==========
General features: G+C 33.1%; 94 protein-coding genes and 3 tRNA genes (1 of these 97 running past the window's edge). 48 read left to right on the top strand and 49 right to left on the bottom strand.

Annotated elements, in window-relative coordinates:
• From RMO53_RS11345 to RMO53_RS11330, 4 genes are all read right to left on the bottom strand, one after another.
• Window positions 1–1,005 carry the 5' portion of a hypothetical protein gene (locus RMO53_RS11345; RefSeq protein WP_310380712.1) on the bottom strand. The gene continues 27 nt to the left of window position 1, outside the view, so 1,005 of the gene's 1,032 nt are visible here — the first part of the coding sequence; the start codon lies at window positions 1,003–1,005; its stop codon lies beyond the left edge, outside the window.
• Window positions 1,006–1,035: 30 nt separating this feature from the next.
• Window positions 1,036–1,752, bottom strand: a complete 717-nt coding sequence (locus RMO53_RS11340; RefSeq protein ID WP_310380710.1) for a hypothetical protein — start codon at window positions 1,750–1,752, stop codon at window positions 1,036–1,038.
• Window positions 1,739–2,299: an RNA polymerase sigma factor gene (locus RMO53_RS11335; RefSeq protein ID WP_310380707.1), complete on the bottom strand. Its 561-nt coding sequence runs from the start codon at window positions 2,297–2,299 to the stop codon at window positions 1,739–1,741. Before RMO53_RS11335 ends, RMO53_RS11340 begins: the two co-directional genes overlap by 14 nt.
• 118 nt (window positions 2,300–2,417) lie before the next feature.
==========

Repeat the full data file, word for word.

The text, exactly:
General features: G+C 33.1%; 94 protein-coding genes and 3 tRNA genes (1 of these 97 running past the window's edge). 48 read left to right on the top strand and 49 right to left on the bottom strand.

Annotated elements, in window-relative coordinates:
• From RMO53_RS11345 to RMO53_RS11330, 4 genes are all read right to left on the bottom strand, one after another.
• Window positions 1–1,005 carry the 5' portion of a hypothetical protein gene (locus RMO53_RS11345; RefSeq protein WP_310380712.1) on the bottom strand. The gene continues 27 nt to the left of window position 1, outside the view, so 1,005 of the gene's 1,032 nt are visible here — the first part of the coding sequence; the start codon lies at window positions 1,003–1,005; its stop codon lies beyond the left edge, outside the window.
• Window positions 1,006–1,035: 30 nt separating this feature from the next.
• Window positions 1,036–1,752, bottom strand: a complete 717-nt coding sequence (locus RMO53_RS11340; RefSeq protein ID WP_310380710.1) for a hypothetical protein — start codon at window positions 1,750–1,752, stop codon at window positions 1,036–1,038.
• Window positions 1,739–2,299: an RNA polymerase sigma factor gene (locus RMO53_RS11335; RefSeq protein ID WP_310380707.1), complete on the bottom strand. Its 561-nt coding sequence runs from the start codon at window positions 2,297–2,299 to the stop codon at window positions 1,739–1,741. Before RMO53_RS11335 ends, RMO53_RS11340 begins: the two co-directional genes overlap by 14 nt.
• 118 nt (window positions 2,300–2,417) lie before the next feature.